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The Seattle City Council Monday is expected to approve legislation that strengthens protections for city employees who feel retaliated against for reporting misconduct in the workplace.

The biggest change will be that complaints of retaliation will be turned over to the independent Seattle Ethics and Elections Commission. Those complaints now are the responsibility of the mayor’s office, which typically asks the employee’s own department to investigate.

“It’s problematic when the executive branch is effectively investigating themselves,” said Councilmember Tim Burgess, chair of the Government Performance and Finance Committee, which approved the new rules last week and forwarded them to the full City Council for final action.

Burgess said the goal of the new whistle-blower code is to encourage city employees to report misconduct and give them more confidence that they won’t face retaliation for doing so.

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A national business survey in 2011 found that nearly half of employees observe misconduct in the workplace. The majority — 65 percent — report it, but more than one in five experiences retaliation for doing so, according to the Ethics Resource Center in Arlington, Va. One of the most common reasons employees said they chose not to report misconduct was fear of retaliation, according to a center report on whistle-blowers.

In Seattle, only about 10 complaints of retaliation were investigated over the past four years. Wayne Barnett, executive director of the Ethics Commission, said more city workers might report misconduct if there were stronger protections in place against retaliation.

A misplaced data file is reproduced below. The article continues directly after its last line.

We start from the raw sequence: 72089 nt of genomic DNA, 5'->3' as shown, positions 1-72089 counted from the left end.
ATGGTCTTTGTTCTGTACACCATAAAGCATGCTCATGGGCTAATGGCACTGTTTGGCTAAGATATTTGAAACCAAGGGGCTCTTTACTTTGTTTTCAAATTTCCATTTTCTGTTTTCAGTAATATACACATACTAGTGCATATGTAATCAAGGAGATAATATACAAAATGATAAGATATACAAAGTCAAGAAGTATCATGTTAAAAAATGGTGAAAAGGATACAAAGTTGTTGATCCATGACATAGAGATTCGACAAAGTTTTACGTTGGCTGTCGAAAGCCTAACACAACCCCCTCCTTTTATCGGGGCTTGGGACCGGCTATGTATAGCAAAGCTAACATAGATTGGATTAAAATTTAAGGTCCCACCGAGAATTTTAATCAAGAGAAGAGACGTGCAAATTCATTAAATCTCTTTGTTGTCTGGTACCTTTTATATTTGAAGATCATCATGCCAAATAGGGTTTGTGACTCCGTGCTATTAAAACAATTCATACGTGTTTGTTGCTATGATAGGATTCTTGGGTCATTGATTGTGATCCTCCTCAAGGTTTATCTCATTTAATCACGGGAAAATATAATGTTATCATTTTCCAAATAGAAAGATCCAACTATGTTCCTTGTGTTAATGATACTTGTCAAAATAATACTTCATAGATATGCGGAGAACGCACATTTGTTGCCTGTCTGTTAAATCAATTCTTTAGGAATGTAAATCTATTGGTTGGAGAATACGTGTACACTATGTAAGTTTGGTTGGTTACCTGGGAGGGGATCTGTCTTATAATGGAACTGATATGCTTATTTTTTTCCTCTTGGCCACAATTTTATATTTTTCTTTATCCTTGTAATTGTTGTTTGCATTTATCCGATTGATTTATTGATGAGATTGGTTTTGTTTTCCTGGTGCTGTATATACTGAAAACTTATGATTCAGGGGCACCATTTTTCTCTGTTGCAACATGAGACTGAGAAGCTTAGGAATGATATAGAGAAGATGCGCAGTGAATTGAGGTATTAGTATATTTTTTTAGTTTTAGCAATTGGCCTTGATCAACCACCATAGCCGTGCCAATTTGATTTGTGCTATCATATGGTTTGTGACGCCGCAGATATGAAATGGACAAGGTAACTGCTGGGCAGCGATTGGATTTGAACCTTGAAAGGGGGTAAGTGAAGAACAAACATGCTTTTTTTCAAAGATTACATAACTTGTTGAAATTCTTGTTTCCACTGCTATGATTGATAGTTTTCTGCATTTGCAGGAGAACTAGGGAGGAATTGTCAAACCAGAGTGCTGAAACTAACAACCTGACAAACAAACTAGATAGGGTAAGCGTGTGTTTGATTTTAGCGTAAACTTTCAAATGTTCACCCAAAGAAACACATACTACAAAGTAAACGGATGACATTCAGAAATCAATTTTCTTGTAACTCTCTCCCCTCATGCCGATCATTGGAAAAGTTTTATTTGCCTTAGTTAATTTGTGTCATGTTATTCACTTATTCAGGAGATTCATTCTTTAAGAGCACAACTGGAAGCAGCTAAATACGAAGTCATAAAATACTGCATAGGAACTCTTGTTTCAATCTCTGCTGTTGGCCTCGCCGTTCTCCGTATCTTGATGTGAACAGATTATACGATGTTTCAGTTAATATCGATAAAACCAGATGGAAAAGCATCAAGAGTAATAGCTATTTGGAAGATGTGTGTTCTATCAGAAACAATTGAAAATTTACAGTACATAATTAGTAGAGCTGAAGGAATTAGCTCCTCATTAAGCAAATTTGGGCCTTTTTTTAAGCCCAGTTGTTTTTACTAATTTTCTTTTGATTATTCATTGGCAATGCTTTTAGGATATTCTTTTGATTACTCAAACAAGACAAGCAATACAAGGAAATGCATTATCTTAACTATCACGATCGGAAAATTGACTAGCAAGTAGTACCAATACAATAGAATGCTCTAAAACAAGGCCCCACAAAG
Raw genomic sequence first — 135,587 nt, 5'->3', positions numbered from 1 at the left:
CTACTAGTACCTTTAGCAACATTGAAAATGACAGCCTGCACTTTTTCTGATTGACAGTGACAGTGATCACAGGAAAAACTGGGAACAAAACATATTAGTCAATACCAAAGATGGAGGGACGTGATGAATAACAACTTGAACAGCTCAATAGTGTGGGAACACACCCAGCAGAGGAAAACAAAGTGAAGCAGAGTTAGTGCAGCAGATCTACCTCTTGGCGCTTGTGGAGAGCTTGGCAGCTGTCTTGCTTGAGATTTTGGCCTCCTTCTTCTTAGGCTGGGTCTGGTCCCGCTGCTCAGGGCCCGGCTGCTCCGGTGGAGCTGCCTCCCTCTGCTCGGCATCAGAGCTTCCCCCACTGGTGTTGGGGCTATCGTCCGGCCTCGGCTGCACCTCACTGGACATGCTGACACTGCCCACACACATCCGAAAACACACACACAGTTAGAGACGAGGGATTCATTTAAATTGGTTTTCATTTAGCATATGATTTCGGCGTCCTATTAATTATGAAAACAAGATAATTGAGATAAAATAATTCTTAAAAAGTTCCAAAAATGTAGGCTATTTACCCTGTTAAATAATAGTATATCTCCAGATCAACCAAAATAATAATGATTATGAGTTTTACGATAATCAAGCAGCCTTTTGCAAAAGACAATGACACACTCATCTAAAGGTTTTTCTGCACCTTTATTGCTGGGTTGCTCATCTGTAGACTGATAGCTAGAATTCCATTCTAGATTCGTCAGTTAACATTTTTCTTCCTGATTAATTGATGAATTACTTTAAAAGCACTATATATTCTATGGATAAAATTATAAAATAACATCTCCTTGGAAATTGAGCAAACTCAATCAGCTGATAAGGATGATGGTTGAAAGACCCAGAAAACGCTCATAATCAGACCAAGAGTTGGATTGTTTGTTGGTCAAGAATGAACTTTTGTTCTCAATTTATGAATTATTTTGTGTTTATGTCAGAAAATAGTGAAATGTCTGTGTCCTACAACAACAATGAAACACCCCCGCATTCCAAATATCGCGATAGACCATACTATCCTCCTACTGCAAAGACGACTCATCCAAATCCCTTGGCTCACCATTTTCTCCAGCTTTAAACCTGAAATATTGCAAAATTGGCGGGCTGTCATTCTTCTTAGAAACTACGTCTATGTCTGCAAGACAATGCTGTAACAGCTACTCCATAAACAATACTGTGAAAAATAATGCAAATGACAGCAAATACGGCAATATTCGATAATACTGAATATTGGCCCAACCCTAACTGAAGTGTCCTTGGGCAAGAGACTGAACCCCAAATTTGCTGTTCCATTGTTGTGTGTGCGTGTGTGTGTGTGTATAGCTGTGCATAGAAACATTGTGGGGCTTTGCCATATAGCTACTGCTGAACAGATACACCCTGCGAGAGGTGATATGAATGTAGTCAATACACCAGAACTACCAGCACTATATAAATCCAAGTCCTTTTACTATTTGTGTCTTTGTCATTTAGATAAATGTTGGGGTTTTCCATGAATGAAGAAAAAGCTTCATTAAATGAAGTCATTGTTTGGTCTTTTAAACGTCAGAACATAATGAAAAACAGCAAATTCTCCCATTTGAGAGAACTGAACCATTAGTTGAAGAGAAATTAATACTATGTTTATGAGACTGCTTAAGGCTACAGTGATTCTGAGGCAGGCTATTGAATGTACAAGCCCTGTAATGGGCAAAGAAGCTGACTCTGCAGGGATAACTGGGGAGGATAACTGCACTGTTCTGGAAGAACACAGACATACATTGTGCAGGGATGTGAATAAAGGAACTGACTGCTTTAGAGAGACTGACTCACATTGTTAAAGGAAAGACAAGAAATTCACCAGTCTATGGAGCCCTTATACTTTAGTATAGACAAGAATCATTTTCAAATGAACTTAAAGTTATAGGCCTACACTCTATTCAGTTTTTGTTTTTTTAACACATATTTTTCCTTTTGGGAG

“When you tell an employee that the person investigating their complaint of retaliation is their boss, that undermines confidence,” he said.

Now, only whistle-blowers who file an initial complaint about government misconduct with the Ethics Commission are protected against retaliation. Under the revised code, any employee who reports misconduct within his or her chain of command and later feels retaliated against will be protected.

Barnett said that national studies show that most employees who report problem behavior go first to their own supervisor.

The city’s whistle-blower code hasn’t been updated since 1994. Since then, both the state and King County have strengthened their codes to protect employees against retaliation for reporting wrongdoing, said Bill Sherman, chairman of the Seattle Ethics and Elections Commission.

“We asked ourselves how to best prevent retaliation from happening, but if it does occur, how to make whole the employee who did the right thing by reporting,” Sherman said.

He noted that the revised code gives employees two options to address the retaliation. They can choose a streamlined review by a city hearing examiner, or if the case is large or complicated, or if the employee doesn’t trust the integrity of a city process, he or she will now be able to file a civil lawsuit.

The changes also give employees more time to bring a retaliation claim, from just 30 days to six months. It also expands the definition of a whistle-blower to include employees who are perceived to have reported improper government activity, even if they didn’t file a formal complaint, or those who provided information to assist an investigation into misconduct.

The new rules expand the remedies for a substantiated claim of retaliation to include future pay and compensation for emotional distress up to $20,000. A whistle-blower now can only get his or her job back and reasonable attorney fees.

“We think this is a major step toward improving city governance and protecting employees,” Sherman said.

Lynn Thompson: or 206-464-8305. On Twitter @lthompsontimes

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